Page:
cf.histogram¶

cf.
histogram
(*digitized)[source]¶ Return the distribution of a set of variables in the form of an Ndimensional histogram.
The number of dimensions of the histogram is equal to the number of field constructs provided by the digitized argument. Each such field construct defines a sequence of bins and provides indices to the bins that each value of one of the variables belongs. There is no upper limit to the number of dimensions of the histogram.
The output histogram bins are defined by the exterior product of the onedimensional bins of each digitized field construct. For example, if only one digitized field construct is provided then the histogram bins simply comprise its onedimensional bins; if there are two digitized field constructs then the histogram bins comprise the twodimensional matrix formed by all possible combinations of the two sets of onedimensional bins; etc.
An output value for an histogram bin is formed by counting the number cells for which the digitized field constructs, taken together, index that bin. Note that it may be the case that not all output bins are indexed by the digitized field constructs, and for these bins missing data is returned.
The returned field construct will have a domain axis construct for each dimension of the histogram, with a corresponding dimension coordinate construct that defines the bin boundaries.
New in version 3.0.2.
 Parameters
 digitized: one or more
Field
One or more field constructs that contain digitized data with corresponding metadata, as would be output by
cf.Field.digitize
. Each field construct contains indices to the onedimensional bins to which each value of an original field construct belongs; and there must bebin_count
andbin_bounds
properties as defined by thecf.Field.digitize
method (and any of the extra properties defined by that method are also recommended).The bins defined by the
bin_count
andbin_bounds
properties are used to create a dimension coordinate construct for the output field construct.Each digitized field construct must be transformable so that its data is broadcastable to any other digitized field contruct’s data. This is done by using the metadata constructs of the to create a mapping of physically compatible dimensions between the fields, and then manipulating the dimensions of the digitized field construct’s data to ensure that broadcasting can occur.
 digitized: one or more
 Returns
Field
The field construct containing the histogram.
Examples
Create a onedimensional histogram based on 10 equallysized bins that exactly span the data range:
>>> f = cf.example_field(0) >>> print(f) Field: specific_humidity (ncvar%q)  Data : specific_humidity(latitude(5), longitude(8)) 1 Cell methods : area: mean Dimension coords: latitude(5) = [75.0, ..., 75.0] degrees_north : longitude(8) = [22.5, ..., 337.5] degrees_east : time(1) = [20190101 00:00:00] >>> print(f.array) [[0.007 0.034 0.003 0.014 0.018 0.037 0.024 0.029] [0.023 0.036 0.045 0.062 0.046 0.073 0.006 0.066] [0.11 0.131 0.124 0.146 0.087 0.103 0.057 0.011] [0.029 0.059 0.039 0.07 0.058 0.072 0.009 0.017] [0.006 0.036 0.019 0.035 0.018 0.037 0.034 0.013]] >>> indices, bins = f.digitize(10, return_bins=True) >>> print(indices) Field: long_name=Bin index to which each 'specific_humidity' value belongs (ncvar%q)  Data : long_name=Bin index to which each 'specific_humidity' value belongs(latitude(5), longitude(8)) Cell methods : area: mean Dimension coords: latitude(5) = [75.0, ..., 75.0] degrees_north : longitude(8) = [22.5, ..., 337.5] degrees_east : time(1) = [20190101 00:00:00] >>> print(bins.array) [[0.003 0.0173] [0.0173 0.0316] [0.0316 0.0459] [0.0459 0.0602] [0.0602 0.0745] [0.0745 0.0888] [0.0888 0.1031] [0.1031 0.1174] [0.1174 0.1317] [0.1317 0.146 ]] >>> h = cf.histogram(indices) >>> rint(h) Field: number_of_observations  Data : number_of_observations(specific_humidity(10)) 1 Cell methods : latitude: longitude: point Dimension coords: specific_humidity(10) = [0.01015, ..., 0.13885] 1 >>> print(h.array) [9 7 9 4 5 1 1 1 2 1] >>> print(h.coordinate('specific_humidity').bounds.array) [[0.003 0.0173] [0.0173 0.0316] [0.0316 0.0459] [0.0459 0.0602] [0.0602 0.0745] [0.0745 0.0888] [0.0888 0.1031] [0.1031 0.1174] [0.1174 0.1317] [0.1317 0.146 ]]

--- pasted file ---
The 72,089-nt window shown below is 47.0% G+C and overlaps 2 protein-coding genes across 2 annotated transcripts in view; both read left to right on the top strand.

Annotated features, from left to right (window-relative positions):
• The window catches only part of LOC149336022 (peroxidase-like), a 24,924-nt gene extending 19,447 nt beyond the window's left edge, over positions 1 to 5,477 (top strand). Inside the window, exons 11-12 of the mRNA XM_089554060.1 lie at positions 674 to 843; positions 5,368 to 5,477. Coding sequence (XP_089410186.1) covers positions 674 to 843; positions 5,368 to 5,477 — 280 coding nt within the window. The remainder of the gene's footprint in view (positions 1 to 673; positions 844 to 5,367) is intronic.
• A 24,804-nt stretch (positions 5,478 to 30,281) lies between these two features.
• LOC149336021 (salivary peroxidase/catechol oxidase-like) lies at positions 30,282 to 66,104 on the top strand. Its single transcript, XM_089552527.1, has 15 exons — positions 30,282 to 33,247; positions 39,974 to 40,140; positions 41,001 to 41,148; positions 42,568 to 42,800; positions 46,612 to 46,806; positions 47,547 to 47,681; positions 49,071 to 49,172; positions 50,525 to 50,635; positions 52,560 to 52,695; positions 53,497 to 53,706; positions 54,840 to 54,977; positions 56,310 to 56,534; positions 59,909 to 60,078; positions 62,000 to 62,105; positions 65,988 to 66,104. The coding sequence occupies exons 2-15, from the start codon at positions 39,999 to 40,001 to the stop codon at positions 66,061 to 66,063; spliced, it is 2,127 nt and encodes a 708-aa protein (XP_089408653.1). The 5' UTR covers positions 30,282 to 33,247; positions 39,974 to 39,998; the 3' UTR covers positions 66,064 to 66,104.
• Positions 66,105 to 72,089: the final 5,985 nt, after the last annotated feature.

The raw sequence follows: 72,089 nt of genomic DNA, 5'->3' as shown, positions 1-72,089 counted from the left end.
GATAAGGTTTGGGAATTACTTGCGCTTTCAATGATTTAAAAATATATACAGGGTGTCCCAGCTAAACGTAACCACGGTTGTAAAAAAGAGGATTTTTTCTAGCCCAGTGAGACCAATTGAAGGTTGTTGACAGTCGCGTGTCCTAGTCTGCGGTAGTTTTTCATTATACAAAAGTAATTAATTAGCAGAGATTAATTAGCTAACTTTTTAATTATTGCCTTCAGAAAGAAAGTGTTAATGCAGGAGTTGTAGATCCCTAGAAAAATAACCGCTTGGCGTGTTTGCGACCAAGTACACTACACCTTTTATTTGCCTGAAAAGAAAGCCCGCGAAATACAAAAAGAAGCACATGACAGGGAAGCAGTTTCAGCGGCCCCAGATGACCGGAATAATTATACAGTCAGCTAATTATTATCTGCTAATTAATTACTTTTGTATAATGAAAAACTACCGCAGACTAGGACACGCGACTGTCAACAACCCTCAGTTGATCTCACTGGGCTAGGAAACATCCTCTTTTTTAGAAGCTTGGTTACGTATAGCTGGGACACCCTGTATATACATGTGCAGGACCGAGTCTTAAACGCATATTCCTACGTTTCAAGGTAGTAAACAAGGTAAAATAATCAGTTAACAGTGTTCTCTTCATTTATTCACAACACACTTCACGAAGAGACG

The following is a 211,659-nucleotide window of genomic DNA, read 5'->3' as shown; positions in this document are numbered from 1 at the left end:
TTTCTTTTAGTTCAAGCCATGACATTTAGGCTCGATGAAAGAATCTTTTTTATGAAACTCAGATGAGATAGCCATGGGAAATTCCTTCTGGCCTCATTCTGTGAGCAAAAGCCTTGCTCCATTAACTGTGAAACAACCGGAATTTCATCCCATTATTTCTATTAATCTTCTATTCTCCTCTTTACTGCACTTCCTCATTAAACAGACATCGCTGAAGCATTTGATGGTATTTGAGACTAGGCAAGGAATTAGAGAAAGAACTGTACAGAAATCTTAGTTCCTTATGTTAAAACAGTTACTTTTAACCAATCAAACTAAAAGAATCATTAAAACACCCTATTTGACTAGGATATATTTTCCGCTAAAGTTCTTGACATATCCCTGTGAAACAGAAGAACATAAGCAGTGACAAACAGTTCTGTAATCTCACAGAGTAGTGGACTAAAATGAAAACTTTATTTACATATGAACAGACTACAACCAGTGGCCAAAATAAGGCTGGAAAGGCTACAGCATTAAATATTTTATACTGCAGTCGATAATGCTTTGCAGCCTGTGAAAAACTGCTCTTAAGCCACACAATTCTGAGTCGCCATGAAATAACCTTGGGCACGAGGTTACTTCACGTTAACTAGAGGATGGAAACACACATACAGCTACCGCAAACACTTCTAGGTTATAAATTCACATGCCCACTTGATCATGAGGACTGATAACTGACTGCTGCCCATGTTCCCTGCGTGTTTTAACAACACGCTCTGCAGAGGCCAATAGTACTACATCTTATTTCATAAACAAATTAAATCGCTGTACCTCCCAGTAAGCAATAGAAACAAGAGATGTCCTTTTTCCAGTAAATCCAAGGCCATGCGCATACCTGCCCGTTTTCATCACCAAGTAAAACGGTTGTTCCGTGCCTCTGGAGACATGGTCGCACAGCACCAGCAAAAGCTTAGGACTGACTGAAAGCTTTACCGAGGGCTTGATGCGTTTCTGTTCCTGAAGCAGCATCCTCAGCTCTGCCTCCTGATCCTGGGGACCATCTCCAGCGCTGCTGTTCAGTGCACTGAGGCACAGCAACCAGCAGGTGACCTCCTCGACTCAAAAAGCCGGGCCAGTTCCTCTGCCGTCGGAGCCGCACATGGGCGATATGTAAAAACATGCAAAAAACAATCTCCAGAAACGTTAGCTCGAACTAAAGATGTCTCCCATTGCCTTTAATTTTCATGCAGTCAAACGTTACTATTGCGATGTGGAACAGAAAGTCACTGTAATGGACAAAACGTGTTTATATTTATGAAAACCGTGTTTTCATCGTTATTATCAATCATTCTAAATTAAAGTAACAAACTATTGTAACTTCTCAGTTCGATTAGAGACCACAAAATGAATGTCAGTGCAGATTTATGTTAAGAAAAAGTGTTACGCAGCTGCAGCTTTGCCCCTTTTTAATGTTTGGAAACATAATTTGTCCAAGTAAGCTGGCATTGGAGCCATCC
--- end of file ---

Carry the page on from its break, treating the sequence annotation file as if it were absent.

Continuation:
Create a twodimensional histogram based on specific humidity and temperature bins. The temperature bins in this example are derived from a dummy temperature field construct with the same shape as the specific humidity field construct already in use:
>>> g = f.copy() >>> g.standard_name = 'air_temperature' >>> import numpy >>> g[...] = numpy.random.normal(loc=290, scale=10, size=40).reshape(5, 8) >>> g.override_units('K', inplace=True) >>> print(g) Field: air_temperature (ncvar%q)  Data : air_temperature(latitude(5), longitude(8)) K Cell methods : area: mean Dimension coords: latitude(5) = [75.0, ..., 75.0] degrees_north : longitude(8) = [22.5, ..., 337.5] degrees_east : time(1) = [20190101 00:00:00]
>>> indices_t = g.digitize(5) >>> h = cf.histogram(indices, indices_t) >>> print(h) Field: number_of_observations  Data : number_of_observations(air_temperature(5), specific_humidity(10)) 1 Cell methods : latitude: longitude: point Dimension coords: air_temperature(5) = [281.1054839143287, ..., 313.9741786365939] K : specific_humidity(10) = [0.01015, ..., 0.13885] 1 >>> print(h.array) [[2 1 5 3 2     ] [1 1 2  1  1 1  ] [4 4 2 1 1 1   1 1] [1 1   1    1 ] [1         ]] >>> h.sum() <CF Data(): 40 1>